Child support used to be relatively straight-forward and easy to determine. However, in 2017 the law on child support was significantly changed. Previously, child support was based on a percentage of the noncustodial parent's net income and the number of children being supported. Under the new law, child support is determined using the “income shares” model. The new formula considers the net income of BOTH parents and determines a guideline amount of support from one parent to the other. The number of children and the number of overnights each parent is allocated in the parenting plan is critical to the determination of the guideline support. In certain circumstances, the court may deviate from the child support guidelines, either going above or below the guideline support.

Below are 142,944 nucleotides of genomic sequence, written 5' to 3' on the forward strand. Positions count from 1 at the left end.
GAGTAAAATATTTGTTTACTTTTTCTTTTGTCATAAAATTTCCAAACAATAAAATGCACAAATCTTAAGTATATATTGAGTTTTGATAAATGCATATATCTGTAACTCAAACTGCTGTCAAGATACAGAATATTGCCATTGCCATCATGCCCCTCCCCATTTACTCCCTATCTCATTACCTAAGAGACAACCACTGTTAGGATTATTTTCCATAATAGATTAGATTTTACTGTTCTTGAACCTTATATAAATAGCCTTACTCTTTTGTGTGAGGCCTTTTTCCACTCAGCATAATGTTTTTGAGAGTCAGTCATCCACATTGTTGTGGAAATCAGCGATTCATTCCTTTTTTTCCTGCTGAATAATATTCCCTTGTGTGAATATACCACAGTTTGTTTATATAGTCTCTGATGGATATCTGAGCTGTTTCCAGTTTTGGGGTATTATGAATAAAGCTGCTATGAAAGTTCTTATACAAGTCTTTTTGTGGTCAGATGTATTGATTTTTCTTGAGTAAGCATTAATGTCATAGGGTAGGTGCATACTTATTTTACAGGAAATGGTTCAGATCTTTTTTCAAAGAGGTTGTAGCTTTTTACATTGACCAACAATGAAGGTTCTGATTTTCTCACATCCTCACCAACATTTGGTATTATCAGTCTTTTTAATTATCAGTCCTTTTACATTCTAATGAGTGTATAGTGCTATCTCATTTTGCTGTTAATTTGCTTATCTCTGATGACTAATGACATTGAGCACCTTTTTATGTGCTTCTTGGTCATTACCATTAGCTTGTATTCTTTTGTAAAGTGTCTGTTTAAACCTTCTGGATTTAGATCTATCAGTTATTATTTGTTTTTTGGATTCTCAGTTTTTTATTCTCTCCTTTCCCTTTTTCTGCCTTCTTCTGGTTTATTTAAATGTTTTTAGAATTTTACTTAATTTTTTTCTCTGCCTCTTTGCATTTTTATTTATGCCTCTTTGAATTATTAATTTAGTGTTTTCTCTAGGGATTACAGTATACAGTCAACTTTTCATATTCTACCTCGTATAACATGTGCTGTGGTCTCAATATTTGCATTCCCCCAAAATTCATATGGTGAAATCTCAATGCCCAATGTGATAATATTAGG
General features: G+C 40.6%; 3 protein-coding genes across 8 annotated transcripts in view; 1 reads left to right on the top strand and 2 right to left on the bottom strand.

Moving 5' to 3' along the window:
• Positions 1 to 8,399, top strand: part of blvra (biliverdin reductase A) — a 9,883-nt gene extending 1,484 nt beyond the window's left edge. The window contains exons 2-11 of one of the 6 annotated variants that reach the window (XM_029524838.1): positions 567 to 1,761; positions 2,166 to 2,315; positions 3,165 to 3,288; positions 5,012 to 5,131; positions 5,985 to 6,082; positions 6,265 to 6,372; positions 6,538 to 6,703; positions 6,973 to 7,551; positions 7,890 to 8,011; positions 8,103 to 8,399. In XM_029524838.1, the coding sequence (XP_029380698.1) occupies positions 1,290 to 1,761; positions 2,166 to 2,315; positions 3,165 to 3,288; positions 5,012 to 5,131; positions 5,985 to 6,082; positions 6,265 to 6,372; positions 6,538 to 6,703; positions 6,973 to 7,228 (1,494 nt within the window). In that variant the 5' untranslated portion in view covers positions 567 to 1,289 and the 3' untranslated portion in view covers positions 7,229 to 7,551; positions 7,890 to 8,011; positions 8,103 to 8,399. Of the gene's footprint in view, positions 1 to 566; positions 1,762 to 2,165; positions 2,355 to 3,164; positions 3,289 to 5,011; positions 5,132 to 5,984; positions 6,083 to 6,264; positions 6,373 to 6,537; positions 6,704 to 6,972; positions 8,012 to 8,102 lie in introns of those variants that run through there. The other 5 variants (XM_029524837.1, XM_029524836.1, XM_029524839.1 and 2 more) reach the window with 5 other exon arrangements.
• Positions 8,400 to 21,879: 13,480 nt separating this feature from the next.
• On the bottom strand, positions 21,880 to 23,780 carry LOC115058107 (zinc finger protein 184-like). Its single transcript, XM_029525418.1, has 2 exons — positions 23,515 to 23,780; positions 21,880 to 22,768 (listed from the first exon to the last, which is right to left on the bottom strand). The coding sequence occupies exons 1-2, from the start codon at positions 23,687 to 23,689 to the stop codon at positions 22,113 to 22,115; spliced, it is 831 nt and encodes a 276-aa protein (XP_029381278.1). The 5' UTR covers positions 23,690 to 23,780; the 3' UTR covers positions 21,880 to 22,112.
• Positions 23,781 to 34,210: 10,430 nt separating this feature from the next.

Child support can be entered by an agreement of the parties or by a court order after a hearing. Both agreements and orders may be modified if there is a substantial change in circumstances after the entry of the support Order. A substantial change in circumstance can happen when there is a considerable change in one of the parent's financial situations (i.e. a decrease or increase in a parent's income) or changes in the child's needs.